Covid-19 variant Omicron accelerates push for second-generation vaccines

The Coalition for Epidemic Preparedness Innovations, which works to spur vaccine development, expects to commit more funds to researchers focused on future Covid-19 shots. PHOTO: AFP/GETTY IMAGES

NEW YORK (BLOOMBERG) - The pursuit of second-generation Covid-19 vaccines, including shots that could offer broader protection against a range of emerging coronavirus variants, is intensifying in the face of the Omicron threat.

The Coalition for Epidemic Preparedness Innovations (Cepi), a group working to spur vaccine development, expects to commit more funds soon to researchers focused on future Covid-19 shots, said Dr Richard Hatchett, its chief executive officer.

Cepi, launched in 2017 with backing from the Bill & Melinda Gates Foundation and others, provided the first funds in November to developers of potential variant-proof shots under a US$200 million (S$274 million) programme.

Whether or not the current vaccines maintain effectiveness against Omicron, it is critical to invest in a variety of approaches, including inoculations that could target multiple versions of the pathogen in a single shot, according to Dr Hatchett, a former White House adviser.

The work is also expanding beyond programmes focusing on the distinctive spike protein that the coronavirus uses to invade human cells.

"We don't know what the boundaries are for how far it can evolve and whether it can evolve out from under our vaccines, and not making investments now in vaccines to protect us against that possibility would be imprudent," he said.

"It's terrific that we have this slate of vaccines, but we should be seeking through research and development to improve them."

Scientists must answer a crucial question of just how well Covid-19 vaccines will work against the Omicron variant. Pfizer expects its shot to hold up against the strain, an executive has said, and data should be available within two to three weeks.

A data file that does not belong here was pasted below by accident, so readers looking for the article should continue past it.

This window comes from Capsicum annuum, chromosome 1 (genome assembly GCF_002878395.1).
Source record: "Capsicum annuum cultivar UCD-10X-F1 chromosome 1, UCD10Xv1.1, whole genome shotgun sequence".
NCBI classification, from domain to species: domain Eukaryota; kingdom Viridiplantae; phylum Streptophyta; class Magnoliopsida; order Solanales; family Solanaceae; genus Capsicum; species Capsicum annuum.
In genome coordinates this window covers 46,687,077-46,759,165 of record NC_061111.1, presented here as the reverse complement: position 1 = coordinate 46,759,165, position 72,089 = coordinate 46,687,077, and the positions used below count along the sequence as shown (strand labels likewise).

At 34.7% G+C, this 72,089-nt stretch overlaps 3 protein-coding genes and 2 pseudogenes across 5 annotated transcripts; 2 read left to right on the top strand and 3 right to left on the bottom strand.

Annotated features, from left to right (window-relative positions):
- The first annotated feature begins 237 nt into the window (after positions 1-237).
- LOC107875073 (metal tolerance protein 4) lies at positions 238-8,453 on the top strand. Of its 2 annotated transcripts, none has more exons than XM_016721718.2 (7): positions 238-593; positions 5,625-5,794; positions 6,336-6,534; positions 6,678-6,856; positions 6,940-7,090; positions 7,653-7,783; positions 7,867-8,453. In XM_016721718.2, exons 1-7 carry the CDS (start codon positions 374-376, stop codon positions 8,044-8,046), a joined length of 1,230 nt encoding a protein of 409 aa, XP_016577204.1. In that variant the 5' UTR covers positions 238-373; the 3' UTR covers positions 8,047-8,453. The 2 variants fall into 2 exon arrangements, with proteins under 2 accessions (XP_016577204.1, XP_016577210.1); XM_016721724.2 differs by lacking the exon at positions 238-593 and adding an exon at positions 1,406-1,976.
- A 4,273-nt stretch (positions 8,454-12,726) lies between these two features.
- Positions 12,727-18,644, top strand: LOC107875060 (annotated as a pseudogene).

Moderna CEO Stephane Bancel, meanwhile, has said the surprising number of mutations in Omicron suggests that new shots would be needed to ward off infections.

Dr Hatchett said: "Even though it's possible Omicron may turn out not to be as much of a threat, maybe the next one will be. We should use this real-world experience to see how far and how fast we can do this."

Multivalent flu vaccines targeting three or four versions of the pathogen have provided protection against multiple strains circling the globe.

GlaxoSmithKline and CureVac are aiming to develop a product that addresses multiple variants in one Covid-19 vaccine, relying on mRNA technology.

Cepi has already agreed to fund Israel's MigVax to support the initial development of an oral vaccine, and the University of Saskatchewan's Vaccine and Infectious Disease Organisation (Vido) to boost its work on a so-called protein subunit vaccine.

The organisation is also backing researchers seeking to develop inoculations against different coronaviruses.

The Canadian researchers are focusing on developing a vaccine that can be used in lower- and middle-income countries that have lagged wealthy governments in accessing shots.

They are starting mid-stage studies in Africa in unvaccinated individuals and planning a booster study in Canada early next year, said Dr Volker Gerdts, director of Vido.

"This new variant is another example of the concern all of us have," he said. "The more people we have who are not vaccinated, the more breeding ground there is for these new variants to emerge."

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